But do not let this small respite this year deceive you.  The retailers are boasting all kinds of “Black Friday” deals and special times of openings on the day after.  And I suspect it will only be a matter of a few years before they start competing again for Thanxgiving Day dollars, opening earlier and earlier until it will seem as ludicrous to be closed on Thanxgiving as Kohl’s found it when they started opening in Lexington at midnight as Thursday turned into Friday.  Now the stores all offer “Black Friday Deals” starting the week before Thanxgiving!

Add to that the constant slowing of the beep-beep of the nation’s heart-monitor as the family becomes more distant and dissected by unmarried young people who, though living together, are divorced from real family relationships that call for commitment and tenacity to maintain the vitality of a tribal identity.  And many people are actually getting tired of the battles for in-person best deals on Black Friday as online shopping has taken off so well over the past two years.

It may seem bleak to those of us who remember gathering with family for all of the holidays past: Christmas at Grandpa’s farm in Paradise, Kansas; New Year’s Eve at a “watchnight” service in a local church that would find people at the altar praying instead of counting down the ball-drop with Dick Clark on TV; President’s Day that combined Washington’s and Lincoln’s birthdays into one day in February; St. Patrick’s Day parades downtown; Easter with pageantry of the Crucifixion and Resurrection played out by Sunday School teachers dressed in bath robes; Memorial Day when we would decorate the graves of deceased family members; Independence Day with parades and fireworks; the long eventless summer with only family and sometimes a week at camp.  Then the fall would kick off a new season with Veteran’s Day parades and honors for our war dead as we went back to school; Halloween would push us into “THE holidays” with Christmas decorations still in storage until after Thanxgiving Day.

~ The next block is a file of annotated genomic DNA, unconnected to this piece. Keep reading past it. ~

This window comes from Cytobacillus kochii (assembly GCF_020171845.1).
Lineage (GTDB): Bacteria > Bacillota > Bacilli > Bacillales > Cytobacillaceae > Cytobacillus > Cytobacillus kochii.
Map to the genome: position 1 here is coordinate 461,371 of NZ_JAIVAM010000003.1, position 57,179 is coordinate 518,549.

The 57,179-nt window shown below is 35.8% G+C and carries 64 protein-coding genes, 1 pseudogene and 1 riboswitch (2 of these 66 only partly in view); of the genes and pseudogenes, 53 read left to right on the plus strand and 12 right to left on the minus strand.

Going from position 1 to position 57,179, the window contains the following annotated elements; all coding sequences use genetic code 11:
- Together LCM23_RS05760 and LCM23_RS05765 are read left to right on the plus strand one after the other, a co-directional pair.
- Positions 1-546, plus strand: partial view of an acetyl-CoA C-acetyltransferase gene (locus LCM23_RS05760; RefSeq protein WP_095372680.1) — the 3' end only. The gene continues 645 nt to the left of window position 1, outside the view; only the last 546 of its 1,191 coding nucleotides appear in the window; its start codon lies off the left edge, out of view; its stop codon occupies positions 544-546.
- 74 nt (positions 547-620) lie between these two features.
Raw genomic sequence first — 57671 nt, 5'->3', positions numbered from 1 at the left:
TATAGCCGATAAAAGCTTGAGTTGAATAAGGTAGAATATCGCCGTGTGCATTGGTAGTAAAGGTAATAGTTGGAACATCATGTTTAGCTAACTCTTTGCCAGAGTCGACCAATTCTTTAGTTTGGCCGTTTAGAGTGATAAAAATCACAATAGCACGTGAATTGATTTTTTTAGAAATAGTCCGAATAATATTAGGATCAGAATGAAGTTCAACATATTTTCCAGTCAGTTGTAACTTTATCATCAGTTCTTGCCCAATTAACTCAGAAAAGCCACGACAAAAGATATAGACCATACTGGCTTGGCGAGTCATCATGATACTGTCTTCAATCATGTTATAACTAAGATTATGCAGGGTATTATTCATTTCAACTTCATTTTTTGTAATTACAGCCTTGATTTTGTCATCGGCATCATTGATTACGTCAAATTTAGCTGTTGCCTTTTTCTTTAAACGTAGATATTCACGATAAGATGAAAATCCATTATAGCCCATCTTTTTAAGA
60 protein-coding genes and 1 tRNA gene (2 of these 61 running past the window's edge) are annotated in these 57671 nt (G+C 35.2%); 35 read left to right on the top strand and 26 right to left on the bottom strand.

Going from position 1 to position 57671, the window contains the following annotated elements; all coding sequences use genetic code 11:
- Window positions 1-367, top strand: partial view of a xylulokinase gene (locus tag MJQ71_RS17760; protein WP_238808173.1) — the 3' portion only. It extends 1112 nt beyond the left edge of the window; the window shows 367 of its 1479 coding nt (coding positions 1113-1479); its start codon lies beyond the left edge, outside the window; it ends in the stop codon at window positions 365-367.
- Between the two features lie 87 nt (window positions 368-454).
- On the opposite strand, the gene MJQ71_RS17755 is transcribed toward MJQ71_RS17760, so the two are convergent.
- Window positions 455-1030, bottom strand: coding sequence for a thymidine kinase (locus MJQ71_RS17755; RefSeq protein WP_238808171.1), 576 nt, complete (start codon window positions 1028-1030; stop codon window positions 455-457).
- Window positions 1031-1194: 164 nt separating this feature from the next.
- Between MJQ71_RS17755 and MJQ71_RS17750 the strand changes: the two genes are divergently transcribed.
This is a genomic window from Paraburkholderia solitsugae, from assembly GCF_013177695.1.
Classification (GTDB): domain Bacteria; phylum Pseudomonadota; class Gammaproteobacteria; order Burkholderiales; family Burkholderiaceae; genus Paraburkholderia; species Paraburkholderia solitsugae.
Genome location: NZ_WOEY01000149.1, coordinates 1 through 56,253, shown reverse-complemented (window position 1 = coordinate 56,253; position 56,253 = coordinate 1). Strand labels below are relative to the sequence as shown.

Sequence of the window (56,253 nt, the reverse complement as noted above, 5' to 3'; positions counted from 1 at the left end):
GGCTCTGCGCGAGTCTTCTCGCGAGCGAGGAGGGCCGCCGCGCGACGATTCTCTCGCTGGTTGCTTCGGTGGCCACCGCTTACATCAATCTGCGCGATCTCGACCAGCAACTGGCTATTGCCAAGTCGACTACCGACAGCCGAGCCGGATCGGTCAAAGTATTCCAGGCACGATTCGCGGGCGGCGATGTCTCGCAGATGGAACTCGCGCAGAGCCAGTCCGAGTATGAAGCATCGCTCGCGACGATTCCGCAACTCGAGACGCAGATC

And every one of these “holy-days” were spent with family, whether at a graveside or cheering a high school band in a parade; whether at a church meeting or dressed in Dad’s overalls and washable dots for whiskers for a costume.
We were always together as a family.

But those days are gone, and likely not coming back.  These are not just the musings of a man reaching old age.  It is an observation of the desert of relationships to which society is inexorably moving, and of the times in which we live.

History is reaching a tipping point from which there is no return.   We will not be like gods, the way many are expecting.  From TED talks to Disney productions, mankind has drunk from the devil’s kool-aid, and Father in Heaven is getting ready to say, “That is quite enough of that.”   The devil’s lie is still what it was in the Garden of Eden: “YOU can be like GOD!” (Genesis 3:5)

Whether it is age-defying creams for sale at Walgreen’s, diets to prolong life in Men’s Health or movies that portray survivors of cataclysms (Greenland), humans still want to believe they are limitless.

History is not repeating itself (though it does rhyme); i.e., no century on earth has ever seen the technological and global developments we are witnessing.  At no time in our past have we every reached the 8,000,000,000th person, which ethnographers believe we attained on November 15.  Before our time, no one even expected this until Robert Frolich wrote The P-Bomb in 1968, which proved to be a farsical over-simplification of human resourcefulness.

All indications point to a mark in history soon to occur: the return of Jesus, called the Christ, at which time the Last Age of the Earth will begin.  This is not the fantasy of Hollywood movies, but the trajectory of God’s timeline revealed in the Bible, where not a single prophecy has ever been demonstrated to not occur.  The only ones left to be fulfilled are those that refer to this final chapter of this world’s story.  So gather with your family this Thanxgiving and thank The God Who Is for revealing His love, holiness, grace and truth in Jesus, and for promising to come back and take those who have put their faith in Him to be with Him forever.

If you do not know Jesus, please, please, please, consider praying to Him to invite Him into your life today.  Contact me if you want to know more or to find out how this will radically affect your life, relationships and future . . . while there is still time.

Maranatha, even so, come Lord Jesus.